Lancaster's new approach to consumer theory is helpful in understanding Barrel's results. The attribute that firms desire is a certain level of protection at the lowest cost. So firms combine public services and private services until they obtain their desired level of protection, while at the same time judiciously choosing the mix of private protection services to minimize costs.

Clotfelter employed a conceptual approach similar to Lancaster's, except he viewed the attribute as the final output and commodities as intermediate goods (1977). This approach allowed Clotfelter to formulate the private-public choice issue in terms of a production function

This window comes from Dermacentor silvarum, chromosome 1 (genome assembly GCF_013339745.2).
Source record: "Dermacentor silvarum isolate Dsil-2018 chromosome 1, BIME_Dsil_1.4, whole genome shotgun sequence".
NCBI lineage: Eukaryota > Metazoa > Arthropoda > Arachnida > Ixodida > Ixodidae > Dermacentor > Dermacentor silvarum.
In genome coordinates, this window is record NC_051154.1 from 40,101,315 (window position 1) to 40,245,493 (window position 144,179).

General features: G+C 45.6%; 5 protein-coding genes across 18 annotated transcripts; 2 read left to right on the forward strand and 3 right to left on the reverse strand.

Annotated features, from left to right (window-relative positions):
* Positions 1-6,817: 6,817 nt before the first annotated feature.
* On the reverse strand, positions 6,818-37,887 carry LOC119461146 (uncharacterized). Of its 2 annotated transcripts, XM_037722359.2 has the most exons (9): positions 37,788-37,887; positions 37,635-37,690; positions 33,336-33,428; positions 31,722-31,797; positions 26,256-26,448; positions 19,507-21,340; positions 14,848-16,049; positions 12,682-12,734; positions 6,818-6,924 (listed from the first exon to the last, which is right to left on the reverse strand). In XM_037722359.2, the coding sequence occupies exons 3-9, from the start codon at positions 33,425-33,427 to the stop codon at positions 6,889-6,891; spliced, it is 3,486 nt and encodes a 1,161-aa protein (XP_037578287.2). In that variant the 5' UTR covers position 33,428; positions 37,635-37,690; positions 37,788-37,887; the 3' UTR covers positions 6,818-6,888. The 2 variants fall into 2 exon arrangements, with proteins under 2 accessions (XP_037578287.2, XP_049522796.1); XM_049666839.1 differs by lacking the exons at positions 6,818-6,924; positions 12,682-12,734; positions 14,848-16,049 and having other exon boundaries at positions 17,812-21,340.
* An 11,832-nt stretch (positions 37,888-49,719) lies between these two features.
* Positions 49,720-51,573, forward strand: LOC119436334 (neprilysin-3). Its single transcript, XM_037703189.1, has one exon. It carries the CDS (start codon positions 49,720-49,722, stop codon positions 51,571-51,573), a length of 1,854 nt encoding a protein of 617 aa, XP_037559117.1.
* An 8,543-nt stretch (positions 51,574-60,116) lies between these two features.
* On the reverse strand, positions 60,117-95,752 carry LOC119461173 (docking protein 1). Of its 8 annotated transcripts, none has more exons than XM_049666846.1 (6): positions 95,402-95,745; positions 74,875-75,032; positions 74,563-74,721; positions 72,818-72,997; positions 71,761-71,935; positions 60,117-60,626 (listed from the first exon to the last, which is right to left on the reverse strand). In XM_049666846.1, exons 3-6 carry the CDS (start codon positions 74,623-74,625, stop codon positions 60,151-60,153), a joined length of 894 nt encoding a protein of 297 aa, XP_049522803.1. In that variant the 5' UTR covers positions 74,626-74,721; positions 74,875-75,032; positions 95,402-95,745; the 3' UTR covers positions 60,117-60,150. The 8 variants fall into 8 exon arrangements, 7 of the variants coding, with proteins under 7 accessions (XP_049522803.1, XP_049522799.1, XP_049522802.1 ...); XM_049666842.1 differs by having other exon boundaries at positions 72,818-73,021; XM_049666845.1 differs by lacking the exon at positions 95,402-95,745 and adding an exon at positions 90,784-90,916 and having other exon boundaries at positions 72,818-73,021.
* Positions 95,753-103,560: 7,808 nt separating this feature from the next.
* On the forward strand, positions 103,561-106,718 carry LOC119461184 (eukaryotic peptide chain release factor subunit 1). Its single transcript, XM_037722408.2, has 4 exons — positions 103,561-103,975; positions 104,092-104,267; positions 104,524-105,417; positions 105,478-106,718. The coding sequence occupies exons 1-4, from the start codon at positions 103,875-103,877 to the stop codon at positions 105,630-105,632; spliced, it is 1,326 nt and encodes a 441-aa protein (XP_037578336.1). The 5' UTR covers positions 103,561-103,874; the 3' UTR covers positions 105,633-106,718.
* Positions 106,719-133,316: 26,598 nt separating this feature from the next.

z = f(q*N1-a , q')   (5)


z - the ultimate output or attribute

q*N1-a = the total amount of the public good adjusted for crowding

q' = the total amount of the private good.

Within the production framework, output can be maximized by equating the marginal rate of technical substitution between public and private inputs to the ratio of their marginal costs. This type of model indicated that the question of substitution depended on the relative costs of inputs, the state of technology, the public good characteristics of the public input, and the public institutions that decide how to raise revenue and distribute benefits.